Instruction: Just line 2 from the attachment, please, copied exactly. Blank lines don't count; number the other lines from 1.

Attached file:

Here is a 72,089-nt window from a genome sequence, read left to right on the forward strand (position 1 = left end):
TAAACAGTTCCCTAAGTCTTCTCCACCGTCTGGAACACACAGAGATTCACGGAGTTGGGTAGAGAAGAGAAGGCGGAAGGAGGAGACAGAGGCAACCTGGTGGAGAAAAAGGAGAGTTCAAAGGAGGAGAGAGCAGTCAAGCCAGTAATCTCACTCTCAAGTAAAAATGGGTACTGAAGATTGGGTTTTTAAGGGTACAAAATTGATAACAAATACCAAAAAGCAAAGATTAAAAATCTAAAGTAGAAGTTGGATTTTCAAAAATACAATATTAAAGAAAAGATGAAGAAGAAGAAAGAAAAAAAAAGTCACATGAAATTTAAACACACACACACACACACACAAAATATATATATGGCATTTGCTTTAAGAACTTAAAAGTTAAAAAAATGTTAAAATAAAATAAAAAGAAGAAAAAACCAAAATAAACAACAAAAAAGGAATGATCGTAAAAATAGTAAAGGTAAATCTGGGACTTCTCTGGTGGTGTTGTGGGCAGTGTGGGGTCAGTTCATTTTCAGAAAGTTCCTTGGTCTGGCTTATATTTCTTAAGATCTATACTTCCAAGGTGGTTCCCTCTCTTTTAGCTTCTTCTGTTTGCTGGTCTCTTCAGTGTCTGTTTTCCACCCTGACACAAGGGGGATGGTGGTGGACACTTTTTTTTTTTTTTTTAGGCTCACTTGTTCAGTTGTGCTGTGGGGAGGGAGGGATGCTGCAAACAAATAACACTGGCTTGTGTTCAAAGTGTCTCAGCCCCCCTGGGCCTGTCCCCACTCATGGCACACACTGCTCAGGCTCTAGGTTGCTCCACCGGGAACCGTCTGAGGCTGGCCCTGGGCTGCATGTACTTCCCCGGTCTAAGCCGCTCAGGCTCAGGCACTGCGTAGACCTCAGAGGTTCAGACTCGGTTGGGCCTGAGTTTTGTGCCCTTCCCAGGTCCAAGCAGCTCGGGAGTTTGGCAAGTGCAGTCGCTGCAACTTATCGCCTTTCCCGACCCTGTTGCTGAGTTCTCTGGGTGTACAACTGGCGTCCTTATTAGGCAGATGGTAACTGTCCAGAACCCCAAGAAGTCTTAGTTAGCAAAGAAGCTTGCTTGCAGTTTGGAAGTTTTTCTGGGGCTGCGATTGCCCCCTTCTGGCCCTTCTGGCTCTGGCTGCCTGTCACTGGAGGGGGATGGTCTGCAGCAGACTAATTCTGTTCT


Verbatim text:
TAAACAGTTCCCTAAGTCTTCTCCACCGTCTGGAACACACAGAGATTCACGGAGTTGGGTAGAGAAGAGAAGGCGGAAGGAGGAGACAGAGGCAACCTGGTGGAGAAAAAGGAGAGTTCAAAGGAGGAGAGAGCAGTCAAGCCAGTAATCTCACTCTCAAGTAAAAATGGGTACTGAAGATTGGGTTTTTAAGGGTACAAAATTGATAACAAATACCAAAAAGCAAAGATTAAAAATCTAAAGTAGAAGTTGGATTTTCAAAAATACAATATTAAAGAAAAGATGAAGAAGAAGAAAGAAAAAAAAAGTCACATGAAATTTAAACACACACACACACACACACAAAATATATATATGGCATTTGCTTTAAGAACTTAAAAGTTAAAAAAATGTTAAAATAAAATAAAAAGAAGAAAAAACCAAAATAAACAACAAAAAAGGAATGATCGTAAAAATAGTAAAGGTAAATCTGGGACTTCTCTGGTGGTGTTGTGGGCAGTGTGGGGTCAGTTCATTTTCAGAAAGTTCCTTGGTCTGGCTTATATTTCTTAAGATCTATACTTCCAAGGTGGTTCCCTCTCTTTTAGCTTCTTCTGTTTGCTGGTCTCTTCAGTGTCTGTTTTCCACCCTGACACAAGGGGGATGGTGGTGGACACTTTTTTTTTTTTTTTTAGGCTCACTTGTTCAGTTGTGCTGTGGGGAGGGAGGGATGCTGCAAACAAATAACACTGGCTTGTGTTCAAAGTGTCTCAGCCCCCCTGGGCCTGTCCCCACTCATGGCACACACTGCTCAGGCTCTAGGTTGCTCCACCGGGAACCGTCTGAGGCTGGCCCTGGGCTGCATGTACTTCCCCGGTCTAAGCCGCTCAGGCTCAGGCACTGCGTAGACCTCAGAGGTTCAGACTCGGTTGGGCCTGAGTTTTGTGCCCTTCCCAGGTCCAAGCAGCTCGGGAGTTTGGCAAGTGCAGTCGCTGCAACTTATCGCCTTTCCCGACCCTGTTGCTGAGTTCTCTGGGTGTACAACTGGCGTCCTTATTAGGCAGATGGTAACTGTCCAGAACCCCAAGAAGTCTTAGTTAGCAAAGAAGCTTGCTTGCAGTTTGGAAGTTTTTCTGGGGCTGCGATTGCCCCCTTCTGGCCCTTCTGGCTCTGGCTGCCTGTCACTGGAGGGGGATGGTCTGCAGCAGACTAATTCTGTTCT